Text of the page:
Earlier this week at the Barclays Center, 74 men and 1 woman got the chance to live out a dream — they became professional competitive gamers.
The esports athletes were officially drafted for the second season of Take-Two's NBA 2K League, the gaming giant's esports league featuring their flagship NBA 2K sports video game franchise. Take-Two Interactive CEO Strauss Zelnick emphasized the excitement surrounding the league's second season, highlighting the popularity and rising importance of the esports industry as a whole.
"The first season ended with a great result, and everyone's looking forward to the April second tip-off," he said Friday on CNBC's "Fast Money." "Over 250 million people worldwide consume esports as a form of entertainment. About half of them, 125 million, are avid esports watchers."
According to research firm Newzoo, esports is projected to generate $1.1 billion in revenue in 2019, marking the first year the industry would reach the billion-dollar mark.
In many ways this year's NBA 2K League embodies how quickly the space is growing. AT&T is joining the likes of Dell and Intel as a partner for the league, which has also expanded to 21 teams from the original 17 NBA franchise-owned teams that hit the virtual court during last year's inaugural season.
This year's draft pool also included 22 international players from outside of the U.S., reflecting the overall industry's drive to expand globally. Among the players in the draft pool was Chiquita Evans from Chicago, who became the league's first female player in a time when the esports industry as a whole is grappling with discussions around diversity and inclusion.
Ultimately, Zelnick believes that esports leagues like NBA 2K will boost the video game industry as a whole.
"We're having a record year with NBA 2K, so one of the things we love is that when there's more hits in the market, there are more people engaged and the entire market grows," he said. "So we're going to sell more units of NBA 2K this year than ever before, we'll have higher recurrent consumer spending than ever before."
But the biggest gaming companies are facing stiff competition. While Take-Two and Activision Blizzard have dove into esports, with Blizzard's Overwatch League being the latter's most recent investment in the space, they're still facing the likes of other publishers who have dominated the industry.
For example, Tencent-owned Riot Games' "League of Legends" events still draw huge numbers of viewers, with last year's World Championship finals attracting nearly 100 million unique viewers who watched the match (for comparison, this year's Super Bowl had 98 million viewers). This while Epic Games' "Fortnite" also continues to dominate online viewership, both recreational and competitively.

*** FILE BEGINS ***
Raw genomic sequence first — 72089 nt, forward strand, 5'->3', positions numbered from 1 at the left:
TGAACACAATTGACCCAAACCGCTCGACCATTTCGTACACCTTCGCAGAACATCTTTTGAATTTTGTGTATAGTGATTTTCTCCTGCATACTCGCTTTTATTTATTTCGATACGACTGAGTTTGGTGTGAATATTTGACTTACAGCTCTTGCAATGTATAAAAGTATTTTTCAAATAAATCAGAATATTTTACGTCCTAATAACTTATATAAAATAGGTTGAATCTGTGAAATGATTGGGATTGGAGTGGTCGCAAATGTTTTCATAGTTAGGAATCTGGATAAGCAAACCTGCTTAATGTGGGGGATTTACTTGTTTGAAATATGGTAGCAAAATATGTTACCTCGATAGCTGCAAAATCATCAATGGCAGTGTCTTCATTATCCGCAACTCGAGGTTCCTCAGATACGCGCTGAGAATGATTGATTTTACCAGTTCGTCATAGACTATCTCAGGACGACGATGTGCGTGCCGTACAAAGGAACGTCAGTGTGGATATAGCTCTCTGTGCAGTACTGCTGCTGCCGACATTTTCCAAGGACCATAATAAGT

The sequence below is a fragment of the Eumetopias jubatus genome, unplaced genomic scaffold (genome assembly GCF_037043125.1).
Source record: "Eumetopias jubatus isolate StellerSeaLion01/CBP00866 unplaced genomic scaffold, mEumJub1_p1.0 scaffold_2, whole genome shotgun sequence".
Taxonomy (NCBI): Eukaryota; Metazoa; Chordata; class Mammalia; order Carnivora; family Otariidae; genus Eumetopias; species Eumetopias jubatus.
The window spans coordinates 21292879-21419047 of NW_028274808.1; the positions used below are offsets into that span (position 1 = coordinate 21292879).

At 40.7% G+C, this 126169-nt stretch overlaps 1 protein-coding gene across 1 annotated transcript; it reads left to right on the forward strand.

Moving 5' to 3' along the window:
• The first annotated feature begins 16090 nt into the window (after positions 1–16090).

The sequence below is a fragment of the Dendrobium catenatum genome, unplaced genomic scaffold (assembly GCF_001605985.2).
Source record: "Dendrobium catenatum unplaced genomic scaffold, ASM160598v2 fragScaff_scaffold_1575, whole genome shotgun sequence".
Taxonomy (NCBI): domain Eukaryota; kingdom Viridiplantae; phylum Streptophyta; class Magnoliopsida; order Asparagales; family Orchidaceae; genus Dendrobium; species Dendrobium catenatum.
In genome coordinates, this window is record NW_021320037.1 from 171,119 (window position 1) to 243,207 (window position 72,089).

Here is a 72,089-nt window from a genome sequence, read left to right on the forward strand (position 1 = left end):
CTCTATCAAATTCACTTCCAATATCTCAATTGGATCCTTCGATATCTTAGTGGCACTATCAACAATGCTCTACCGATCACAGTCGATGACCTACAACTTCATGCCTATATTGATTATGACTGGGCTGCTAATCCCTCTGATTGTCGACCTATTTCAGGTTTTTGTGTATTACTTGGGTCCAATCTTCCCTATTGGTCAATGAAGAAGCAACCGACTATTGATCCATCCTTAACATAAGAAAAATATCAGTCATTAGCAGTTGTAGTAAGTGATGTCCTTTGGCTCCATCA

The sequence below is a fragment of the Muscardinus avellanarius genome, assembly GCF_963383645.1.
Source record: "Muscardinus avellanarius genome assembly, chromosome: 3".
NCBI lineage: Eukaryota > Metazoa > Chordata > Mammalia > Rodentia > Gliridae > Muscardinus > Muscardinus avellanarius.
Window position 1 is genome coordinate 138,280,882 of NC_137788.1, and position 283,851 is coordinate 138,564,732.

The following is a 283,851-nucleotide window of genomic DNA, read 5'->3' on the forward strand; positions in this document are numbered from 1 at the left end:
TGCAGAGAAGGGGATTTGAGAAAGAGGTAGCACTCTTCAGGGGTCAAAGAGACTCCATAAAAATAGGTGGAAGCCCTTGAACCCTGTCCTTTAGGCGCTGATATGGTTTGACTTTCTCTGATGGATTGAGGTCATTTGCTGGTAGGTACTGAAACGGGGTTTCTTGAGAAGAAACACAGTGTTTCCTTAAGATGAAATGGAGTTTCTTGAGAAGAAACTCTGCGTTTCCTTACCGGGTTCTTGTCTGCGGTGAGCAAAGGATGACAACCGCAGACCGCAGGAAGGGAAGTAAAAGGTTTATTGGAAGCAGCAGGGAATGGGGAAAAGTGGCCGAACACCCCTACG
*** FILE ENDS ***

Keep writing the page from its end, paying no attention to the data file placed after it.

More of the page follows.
Zelnick, however, believes that those same competitors, like "Fortnite," lift the games industry as a whole.
"We think that 'Fortnite' is a great thing for the industry, it has probably brought in a somewhat younger consumer," he explained. "I'm often asked if it's something that has hurt us. To the contrary, we've seen the market continue to grow at the same time that 'Fortnite' has been an extraordinary hit for Epic."
This despite the fact that some analysts believe game revenues could be set to decline. Back in January, London-based research firm owner Pelham Smithers forecast that video game revenue is headed for its first decline since 1995 on the back of tightening regulations in China, a shortage of big console hits in 2019 and waning player enthusiasm for battle royale titles like "Fortnite."
But Smithers also made his predictions before the release of Electronic Arts' "Apex Legends," which took the gaming world by storm and garnered 50 million players in just one month. The battle royale title is yet another name in the free-to-play ecosystem that has revolutionized the gaming industry in the last few years, allowing users to download a game at no cost. In this case, the vast majority of revenue is made through in-game purchases and microtransactions, which have become dominant sources of earnings for many publishers.
This has led even the biggest publishers to explore in-game monetization. Zelnick notes that not only have microtransactions become the "biggest opportunity" to encourage users to continue interacting with a title, but it ultimately is the biggest measure of engagement.
"Microtransactions is spending, and that's a reflection in our view of engagement," he said, adding that they often are a result of "making the highest quality enttertainment" that "[engages] the customer."
"If we get that right, monetization follows, revenues follow and profits follow, and that's been our story for the 11 years that we've been responsible for this enterprise," he added.
Additionally, the Chinese government has seemingly eased on their game approval regulations. After freezing game approvals for months last year in a content crackdown on gaming companies, Chinese regulators have since approved 80 new games in January and one more for gaming giant Tencent in late February.
Despite the games industry's growth, Activision Blizzard and Take-Two Interactive have struggled with both stocks down 9 and 15 percent respective this year. Thanks to its "Apex Legends" sensation, Electronic Arts has outperformed its competitors and surged 25 percent.